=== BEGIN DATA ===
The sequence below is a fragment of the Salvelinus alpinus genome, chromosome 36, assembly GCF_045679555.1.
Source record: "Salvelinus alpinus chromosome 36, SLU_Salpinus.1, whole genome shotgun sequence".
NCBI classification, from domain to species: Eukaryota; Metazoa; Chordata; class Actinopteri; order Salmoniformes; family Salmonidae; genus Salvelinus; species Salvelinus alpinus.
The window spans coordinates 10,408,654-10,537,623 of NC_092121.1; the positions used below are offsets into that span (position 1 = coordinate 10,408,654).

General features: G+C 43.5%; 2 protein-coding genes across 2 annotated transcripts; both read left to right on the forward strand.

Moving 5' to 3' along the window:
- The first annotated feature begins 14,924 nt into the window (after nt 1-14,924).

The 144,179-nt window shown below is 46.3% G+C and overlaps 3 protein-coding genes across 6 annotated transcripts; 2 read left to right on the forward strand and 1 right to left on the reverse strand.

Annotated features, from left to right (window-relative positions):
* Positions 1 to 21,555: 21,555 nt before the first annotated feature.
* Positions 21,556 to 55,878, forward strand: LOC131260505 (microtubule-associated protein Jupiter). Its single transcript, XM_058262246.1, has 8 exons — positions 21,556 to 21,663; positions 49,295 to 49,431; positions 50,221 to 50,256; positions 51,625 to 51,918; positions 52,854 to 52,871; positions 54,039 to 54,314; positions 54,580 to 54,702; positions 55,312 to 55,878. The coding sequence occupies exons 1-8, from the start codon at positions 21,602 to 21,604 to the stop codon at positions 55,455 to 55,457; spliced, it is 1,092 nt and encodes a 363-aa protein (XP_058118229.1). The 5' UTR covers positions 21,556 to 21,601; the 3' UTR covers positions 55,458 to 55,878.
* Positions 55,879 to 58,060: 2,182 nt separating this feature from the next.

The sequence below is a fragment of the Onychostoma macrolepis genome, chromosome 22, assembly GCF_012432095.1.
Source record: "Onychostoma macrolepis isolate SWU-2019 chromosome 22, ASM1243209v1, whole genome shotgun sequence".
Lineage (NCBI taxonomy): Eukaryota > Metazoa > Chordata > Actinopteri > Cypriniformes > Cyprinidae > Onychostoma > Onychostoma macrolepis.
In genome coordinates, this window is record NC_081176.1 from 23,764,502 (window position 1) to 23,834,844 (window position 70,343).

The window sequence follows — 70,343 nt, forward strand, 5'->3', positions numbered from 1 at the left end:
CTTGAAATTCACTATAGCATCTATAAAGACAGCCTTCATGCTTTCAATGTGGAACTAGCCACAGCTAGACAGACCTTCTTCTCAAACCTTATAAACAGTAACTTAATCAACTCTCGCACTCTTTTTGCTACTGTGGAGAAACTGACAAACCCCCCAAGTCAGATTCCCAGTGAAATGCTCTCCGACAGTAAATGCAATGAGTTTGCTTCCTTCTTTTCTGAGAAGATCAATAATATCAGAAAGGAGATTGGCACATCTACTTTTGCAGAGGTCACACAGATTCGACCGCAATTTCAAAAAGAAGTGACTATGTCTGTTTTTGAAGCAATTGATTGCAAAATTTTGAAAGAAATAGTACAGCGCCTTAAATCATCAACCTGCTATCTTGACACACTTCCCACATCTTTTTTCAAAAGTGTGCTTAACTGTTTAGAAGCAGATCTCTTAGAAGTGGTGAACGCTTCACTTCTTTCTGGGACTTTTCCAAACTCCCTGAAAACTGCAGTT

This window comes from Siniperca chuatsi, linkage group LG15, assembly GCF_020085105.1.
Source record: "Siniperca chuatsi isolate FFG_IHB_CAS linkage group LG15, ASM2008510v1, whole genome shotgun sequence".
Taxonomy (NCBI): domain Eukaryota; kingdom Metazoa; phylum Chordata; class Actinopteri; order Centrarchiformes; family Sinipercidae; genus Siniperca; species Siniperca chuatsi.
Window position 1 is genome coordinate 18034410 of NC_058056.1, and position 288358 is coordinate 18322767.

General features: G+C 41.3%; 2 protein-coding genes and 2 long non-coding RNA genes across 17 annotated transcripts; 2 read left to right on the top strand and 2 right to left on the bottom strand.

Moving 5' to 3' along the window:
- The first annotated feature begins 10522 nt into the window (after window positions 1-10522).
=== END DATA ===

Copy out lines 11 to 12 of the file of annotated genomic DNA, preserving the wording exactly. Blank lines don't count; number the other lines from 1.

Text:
* Positions 21,556 to 55,878, forward strand: LOC131260505 (microtubule-associated protein Jupiter). Its single transcript, XM_058262246.1, has 8 exons — positions 21,556 to 21,663; positions 49,295 to 49,431; positions 50,221 to 50,256; positions 51,625 to 51,918; positions 52,854 to 52,871; positions 54,039 to 54,314; positions 54,580 to 54,702; positions 55,312 to 55,878. The coding sequence occupies exons 1-8, from the start codon at positions 21,602 to 21,604 to the stop codon at positions 55,455 to 55,457; spliced, it is 1,092 nt and encodes a 363-aa protein (XP_058118229.1). The 5' UTR covers positions 21,556 to 21,601; the 3' UTR covers positions 55,458 to 55,878.
* Positions 55,879 to 58,060: 2,182 nt separating this feature from the next.